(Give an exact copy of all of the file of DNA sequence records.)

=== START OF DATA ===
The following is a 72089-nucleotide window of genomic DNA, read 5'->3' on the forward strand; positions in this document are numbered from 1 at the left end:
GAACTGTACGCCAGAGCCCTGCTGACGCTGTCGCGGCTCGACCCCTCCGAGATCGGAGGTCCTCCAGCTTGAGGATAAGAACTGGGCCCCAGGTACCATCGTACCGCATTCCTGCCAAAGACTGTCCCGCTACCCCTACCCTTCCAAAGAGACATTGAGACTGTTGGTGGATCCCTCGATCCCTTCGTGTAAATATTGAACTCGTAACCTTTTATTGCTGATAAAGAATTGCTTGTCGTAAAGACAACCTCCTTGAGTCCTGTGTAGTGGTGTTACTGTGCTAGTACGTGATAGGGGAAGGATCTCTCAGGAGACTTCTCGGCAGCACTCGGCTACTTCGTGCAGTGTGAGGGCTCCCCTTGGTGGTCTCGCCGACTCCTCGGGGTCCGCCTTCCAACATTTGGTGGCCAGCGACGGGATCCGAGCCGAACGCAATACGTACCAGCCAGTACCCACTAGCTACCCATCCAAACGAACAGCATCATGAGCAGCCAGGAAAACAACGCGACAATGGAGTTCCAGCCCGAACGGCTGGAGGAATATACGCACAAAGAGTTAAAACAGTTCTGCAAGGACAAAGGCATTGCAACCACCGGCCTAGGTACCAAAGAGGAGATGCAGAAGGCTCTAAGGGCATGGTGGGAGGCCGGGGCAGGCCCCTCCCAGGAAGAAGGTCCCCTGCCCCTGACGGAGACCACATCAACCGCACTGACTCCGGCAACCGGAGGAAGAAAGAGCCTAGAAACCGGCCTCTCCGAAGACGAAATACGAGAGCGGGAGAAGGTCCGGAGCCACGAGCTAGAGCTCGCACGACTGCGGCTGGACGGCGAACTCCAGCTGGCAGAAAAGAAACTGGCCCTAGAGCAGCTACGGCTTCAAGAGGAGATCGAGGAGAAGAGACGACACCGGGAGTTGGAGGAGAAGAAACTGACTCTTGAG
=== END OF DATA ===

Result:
The following is a 72089-nucleotide window of genomic DNA, read 5'->3' on the forward strand; positions in this document are numbered from 1 at the left end:
GAACTGTACGCCAGAGCCCTGCTGACGCTGTCGCGGCTCGACCCCTCCGAGATCGGAGGTCCTCCAGCTTGAGGATAAGAACTGGGCCCCAGGTACCATCGTACCGCATTCCTGCCAAAGACTGTCCCGCTACCCCTACCCTTCCAAAGAGACATTGAGACTGTTGGTGGATCCCTCGATCCCTTCGTGTAAATATTGAACTCGTAACCTTTTATTGCTGATAAAGAATTGCTTGTCGTAAAGACAACCTCCTTGAGTCCTGTGTAGTGGTGTTACTGTGCTAGTACGTGATAGGGGAAGGATCTCTCAGGAGACTTCTCGGCAGCACTCGGCTACTTCGTGCAGTGTGAGGGCTCCCCTTGGTGGTCTCGCCGACTCCTCGGGGTCCGCCTTCCAACATTTGGTGGCCAGCGACGGGATCCGAGCCGAACGCAATACGTACCAGCCAGTACCCACTAGCTACCCATCCAAACGAACAGCATCATGAGCAGCCAGGAAAACAACGCGACAATGGAGTTCCAGCCCGAACGGCTGGAGGAATATACGCACAAAGAGTTAAAACAGTTCTGCAAGGACAAAGGCATTGCAACCACCGGCCTAGGTACCAAAGAGGAGATGCAGAAGGCTCTAAGGGCATGGTGGGAGGCCGGGGCAGGCCCCTCCCAGGAAGAAGGTCCCCTGCCCCTGACGGAGACCACATCAACCGCACTGACTCCGGCAACCGGAGGAAGAAAGAGCCTAGAAACCGGCCTCTCCGAAGACGAAATACGAGAGCGGGAGAAGGTCCGGAGCCACGAGCTAGAGCTCGCACGACTGCGGCTGGACGGCGAACTCCAGCTGGCAGAAAAGAAACTGGCCCTAGAGCAGCTACGGCTTCAAGAGGAGATCGAGGAGAAGAGACGACACCGGGAGTTGGAGGAGAAGAAACTGACTCTTGAG